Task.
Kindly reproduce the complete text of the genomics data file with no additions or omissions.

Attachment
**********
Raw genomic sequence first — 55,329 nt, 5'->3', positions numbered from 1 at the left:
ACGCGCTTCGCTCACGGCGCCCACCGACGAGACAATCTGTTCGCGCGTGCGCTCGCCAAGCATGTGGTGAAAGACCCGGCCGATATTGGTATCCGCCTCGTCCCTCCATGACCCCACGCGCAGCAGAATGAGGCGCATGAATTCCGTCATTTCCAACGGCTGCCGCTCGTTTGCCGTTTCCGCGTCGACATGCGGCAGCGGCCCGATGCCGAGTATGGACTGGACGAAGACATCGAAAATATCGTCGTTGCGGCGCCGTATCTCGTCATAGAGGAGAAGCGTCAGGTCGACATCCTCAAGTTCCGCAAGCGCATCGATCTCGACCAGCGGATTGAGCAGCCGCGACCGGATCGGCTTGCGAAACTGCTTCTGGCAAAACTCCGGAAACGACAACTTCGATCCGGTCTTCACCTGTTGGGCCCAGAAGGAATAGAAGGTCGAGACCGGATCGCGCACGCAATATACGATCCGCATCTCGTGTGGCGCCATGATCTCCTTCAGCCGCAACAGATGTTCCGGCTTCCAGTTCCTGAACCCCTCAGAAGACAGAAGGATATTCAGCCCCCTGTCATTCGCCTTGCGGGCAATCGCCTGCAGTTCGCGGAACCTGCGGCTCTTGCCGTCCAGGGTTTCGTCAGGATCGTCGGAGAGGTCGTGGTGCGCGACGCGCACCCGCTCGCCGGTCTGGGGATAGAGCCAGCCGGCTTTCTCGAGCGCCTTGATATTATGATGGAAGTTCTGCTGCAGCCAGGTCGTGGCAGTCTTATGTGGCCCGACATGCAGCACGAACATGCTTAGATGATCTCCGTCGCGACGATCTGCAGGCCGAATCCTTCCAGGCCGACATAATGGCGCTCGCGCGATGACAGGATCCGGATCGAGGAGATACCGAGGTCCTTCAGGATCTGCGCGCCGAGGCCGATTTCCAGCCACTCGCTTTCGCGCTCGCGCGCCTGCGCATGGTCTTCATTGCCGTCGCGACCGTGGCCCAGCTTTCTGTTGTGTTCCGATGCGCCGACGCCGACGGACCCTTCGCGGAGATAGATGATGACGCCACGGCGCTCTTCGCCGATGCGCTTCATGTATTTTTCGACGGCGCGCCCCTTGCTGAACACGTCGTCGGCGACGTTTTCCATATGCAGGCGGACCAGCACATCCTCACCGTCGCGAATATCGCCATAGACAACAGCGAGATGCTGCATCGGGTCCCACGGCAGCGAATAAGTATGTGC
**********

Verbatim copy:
Raw genomic sequence first — 55,329 nt, 5'->3', positions numbered from 1 at the left:
ACGCGCTTCGCTCACGGCGCCCACCGACGAGACAATCTGTTCGCGCGTGCGCTCGCCAAGCATGTGGTGAAAGACCCGGCCGATATTGGTATCCGCCTCGTCCCTCCATGACCCCACGCGCAGCAGAATGAGGCGCATGAATTCCGTCATTTCCAACGGCTGCCGCTCGTTTGCCGTTTCCGCGTCGACATGCGGCAGCGGCCCGATGCCGAGTATGGACTGGACGAAGACATCGAAAATATCGTCGTTGCGGCGCCGTATCTCGTCATAGAGGAGAAGCGTCAGGTCGACATCCTCAAGTTCCGCAAGCGCATCGATCTCGACCAGCGGATTGAGCAGCCGCGACCGGATCGGCTTGCGAAACTGCTTCTGGCAAAACTCCGGAAACGACAACTTCGATCCGGTCTTCACCTGTTGGGCCCAGAAGGAATAGAAGGTCGAGACCGGATCGCGCACGCAATATACGATCCGCATCTCGTGTGGCGCCATGATCTCCTTCAGCCGCAACAGATGTTCCGGCTTCCAGTTCCTGAACCCCTCAGAAGACAGAAGGATATTCAGCCCCCTGTCATTCGCCTTGCGGGCAATCGCCTGCAGTTCGCGGAACCTGCGGCTCTTGCCGTCCAGGGTTTCGTCAGGATCGTCGGAGAGGTCGTGGTGCGCGACGCGCACCCGCTCGCCGGTCTGGGGATAGAGCCAGCCGGCTTTCTCGAGCGCCTTGATATTATGATGGAAGTTCTGCTGCAGCCAGGTCGTGGCAGTCTTATGTGGCCCGACATGCAGCACGAACATGCTTAGATGATCTCCGTCGCGACGATCTGCAGGCCGAATCCTTCCAGGCCGACATAATGGCGCTCGCGCGATGACAGGATCCGGATCGAGGAGATACCGAGGTCCTTCAGGATCTGCGCGCCGAGGCCGATTTCCAGCCACTCGCTTTCGCGCTCGCGCGCCTGCGCATGGTCTTCATTGCCGTCGCGACCGTGGCCCAGCTTTCTGTTGTGTTCCGATGCGCCGACGCCGACGGACCCTTCGCGGAGATAGATGATGACGCCACGGCGCTCTTCGCCGATGCGCTTCATGTATTTTTCGACGGCGCGCCCCTTGCTGAACACGTCGTCGGCGACGTTTTCCATATGCAGGCGGACCAGCACATCCTCACCGTCGCGAATATCGCCATAGACAACAGCGAGATGCTGCATCGGGTCCCACGGCAGCGAATAAGTATGTGC